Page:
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BMC Cancer. 2008 Feb 6;8:42. doi: 10.1186/1471-2407-8-42.

Tight correlation between expression of the Forkhead transcription factor FOXM1 and HER2 in human breast cancer.

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Institute of Pathology, University Hospital of the RWTH Aachen, Aachen, Germany.



FOXM1 regulates expression of cell cycle related genes that are essential for progression into DNA replication and mitosis. Consistent with its role in proliferation, elevated expression of FOXM1 has been reported in a variety of human tumour entities. FOXM1 is a gene of interest because recently chemical inhibitors of FOXM1 were described to limit proliferation and induce apoptosis in cancer cells in vitro, indicating that FOXM1 inhibitors could represent useful anticancer therapeutics.


Using immunohistochemistry (IHC) we systematically analysed FOXM1 expression in human invasive breast carcinomas (n = 204) and normal breast tissues (n = 46) on a tissue microarray. Additionally, using semiquantitative realtime PCR, a collection of paraffin embedded normal (n = 12) and cancerous (n = 25) breast tissue specimens as well as benign (n = 3) and malignant mammary cell lines (n = 8) were investigated for FOXM1 expression. SPSS version 14.0 was used for statistical analysis.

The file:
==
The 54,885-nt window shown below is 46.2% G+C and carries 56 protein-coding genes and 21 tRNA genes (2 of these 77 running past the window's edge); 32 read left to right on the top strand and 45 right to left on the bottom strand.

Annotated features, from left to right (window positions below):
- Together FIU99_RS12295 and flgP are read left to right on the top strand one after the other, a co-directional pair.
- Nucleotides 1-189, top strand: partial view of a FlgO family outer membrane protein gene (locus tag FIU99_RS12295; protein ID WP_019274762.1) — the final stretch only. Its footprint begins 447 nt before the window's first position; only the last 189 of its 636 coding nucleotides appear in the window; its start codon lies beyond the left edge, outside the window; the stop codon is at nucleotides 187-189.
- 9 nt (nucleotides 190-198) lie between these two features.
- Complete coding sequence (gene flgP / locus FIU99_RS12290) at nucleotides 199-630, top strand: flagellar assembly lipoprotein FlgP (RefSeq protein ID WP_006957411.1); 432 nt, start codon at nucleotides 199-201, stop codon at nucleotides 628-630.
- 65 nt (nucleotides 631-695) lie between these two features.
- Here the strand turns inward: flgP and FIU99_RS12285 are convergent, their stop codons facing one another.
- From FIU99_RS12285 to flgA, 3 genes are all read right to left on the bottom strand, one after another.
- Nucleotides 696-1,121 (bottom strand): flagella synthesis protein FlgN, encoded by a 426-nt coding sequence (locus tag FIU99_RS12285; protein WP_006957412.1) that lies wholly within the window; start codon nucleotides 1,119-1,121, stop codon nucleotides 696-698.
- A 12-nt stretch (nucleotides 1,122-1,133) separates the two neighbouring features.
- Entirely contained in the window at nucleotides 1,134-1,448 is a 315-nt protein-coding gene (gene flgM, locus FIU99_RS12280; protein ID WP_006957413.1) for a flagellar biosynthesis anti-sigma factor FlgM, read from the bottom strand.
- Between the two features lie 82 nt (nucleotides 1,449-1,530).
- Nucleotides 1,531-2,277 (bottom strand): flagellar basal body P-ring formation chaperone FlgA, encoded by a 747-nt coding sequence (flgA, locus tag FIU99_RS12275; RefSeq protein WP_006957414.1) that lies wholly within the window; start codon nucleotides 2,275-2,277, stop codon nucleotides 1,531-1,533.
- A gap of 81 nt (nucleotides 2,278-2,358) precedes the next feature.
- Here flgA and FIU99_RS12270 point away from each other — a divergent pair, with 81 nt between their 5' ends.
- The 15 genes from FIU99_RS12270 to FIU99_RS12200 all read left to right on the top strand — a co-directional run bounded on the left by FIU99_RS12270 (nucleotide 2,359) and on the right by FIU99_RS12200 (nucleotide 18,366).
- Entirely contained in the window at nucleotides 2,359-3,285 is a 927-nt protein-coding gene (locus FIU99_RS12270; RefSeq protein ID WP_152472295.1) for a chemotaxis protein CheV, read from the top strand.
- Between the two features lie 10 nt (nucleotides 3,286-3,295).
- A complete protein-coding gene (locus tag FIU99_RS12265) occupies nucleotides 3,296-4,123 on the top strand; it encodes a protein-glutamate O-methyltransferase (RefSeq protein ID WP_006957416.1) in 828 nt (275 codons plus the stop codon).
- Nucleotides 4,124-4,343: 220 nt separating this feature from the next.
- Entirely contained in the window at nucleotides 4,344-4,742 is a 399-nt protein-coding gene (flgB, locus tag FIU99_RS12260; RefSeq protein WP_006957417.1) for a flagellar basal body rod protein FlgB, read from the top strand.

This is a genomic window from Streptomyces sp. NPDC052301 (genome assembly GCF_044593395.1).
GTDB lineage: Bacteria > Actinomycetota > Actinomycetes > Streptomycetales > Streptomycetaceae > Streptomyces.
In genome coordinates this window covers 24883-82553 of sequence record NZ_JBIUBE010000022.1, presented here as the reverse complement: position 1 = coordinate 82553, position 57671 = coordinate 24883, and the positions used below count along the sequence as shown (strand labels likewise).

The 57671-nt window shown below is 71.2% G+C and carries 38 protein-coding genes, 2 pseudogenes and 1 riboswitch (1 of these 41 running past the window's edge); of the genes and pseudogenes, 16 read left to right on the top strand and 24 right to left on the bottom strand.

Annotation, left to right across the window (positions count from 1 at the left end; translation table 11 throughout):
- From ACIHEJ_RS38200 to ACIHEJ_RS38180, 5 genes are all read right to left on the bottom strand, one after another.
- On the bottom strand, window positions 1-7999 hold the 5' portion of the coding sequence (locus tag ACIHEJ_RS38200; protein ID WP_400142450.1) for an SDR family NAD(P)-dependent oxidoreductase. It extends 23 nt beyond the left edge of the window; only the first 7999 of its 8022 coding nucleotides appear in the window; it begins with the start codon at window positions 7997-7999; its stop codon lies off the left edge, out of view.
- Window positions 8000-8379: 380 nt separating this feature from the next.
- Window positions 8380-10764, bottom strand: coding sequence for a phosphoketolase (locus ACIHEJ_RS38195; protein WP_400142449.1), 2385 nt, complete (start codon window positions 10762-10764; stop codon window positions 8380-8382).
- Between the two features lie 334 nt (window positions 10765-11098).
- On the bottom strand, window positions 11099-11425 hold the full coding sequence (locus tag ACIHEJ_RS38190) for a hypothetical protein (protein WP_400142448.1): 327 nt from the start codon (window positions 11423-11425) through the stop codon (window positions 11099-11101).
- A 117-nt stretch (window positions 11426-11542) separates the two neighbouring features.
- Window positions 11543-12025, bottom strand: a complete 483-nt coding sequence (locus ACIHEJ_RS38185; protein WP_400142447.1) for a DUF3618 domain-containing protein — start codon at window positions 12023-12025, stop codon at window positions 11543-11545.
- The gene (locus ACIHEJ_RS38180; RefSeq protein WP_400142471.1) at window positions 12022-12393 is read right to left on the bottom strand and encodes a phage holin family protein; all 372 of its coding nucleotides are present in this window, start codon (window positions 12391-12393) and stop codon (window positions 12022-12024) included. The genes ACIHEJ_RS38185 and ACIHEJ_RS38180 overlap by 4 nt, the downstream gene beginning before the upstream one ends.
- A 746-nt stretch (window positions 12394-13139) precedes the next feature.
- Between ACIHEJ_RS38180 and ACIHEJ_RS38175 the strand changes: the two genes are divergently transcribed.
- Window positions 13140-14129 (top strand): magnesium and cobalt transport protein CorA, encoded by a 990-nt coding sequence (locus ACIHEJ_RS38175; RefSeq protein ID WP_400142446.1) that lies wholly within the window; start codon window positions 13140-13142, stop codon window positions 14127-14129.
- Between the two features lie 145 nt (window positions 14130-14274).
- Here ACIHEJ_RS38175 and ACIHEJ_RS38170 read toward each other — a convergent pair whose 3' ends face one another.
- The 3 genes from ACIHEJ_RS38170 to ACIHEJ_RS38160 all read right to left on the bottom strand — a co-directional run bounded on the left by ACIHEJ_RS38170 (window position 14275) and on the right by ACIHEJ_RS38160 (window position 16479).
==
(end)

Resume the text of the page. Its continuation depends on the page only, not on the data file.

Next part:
FOXM1 was found to be overexpressed in breast cancer in comparison to normal breast tissue both on the RNA and protein level (e.g. 8.7 fold as measured by realtime PCR). We found a significant correlation between FOXM1 expression and the HER2 status determined by HER2 immunohistochemistry (P < 0.05). Univariate survival analysis showed a tendency between FOXM1 protein expression and unfavourable prognosis (P = 0.110).


FOXM1 may represent a novel breast tumour marker with prognostic significance that could be included into multi-marker panels for breast cancer. Interestingly, we found a positive correlation between FOXM1 expression and HER2 status, pointing to a potential role of FOXM1 as a new drug target in HER2 resistant breast tumour, as FOXM1 inhibitors for cancer treatment were described recently. Further studies are underway to analyse the potential interaction between FOXM1 and HER2, especially whether FOXM1 directly activates the HER2 promoter.

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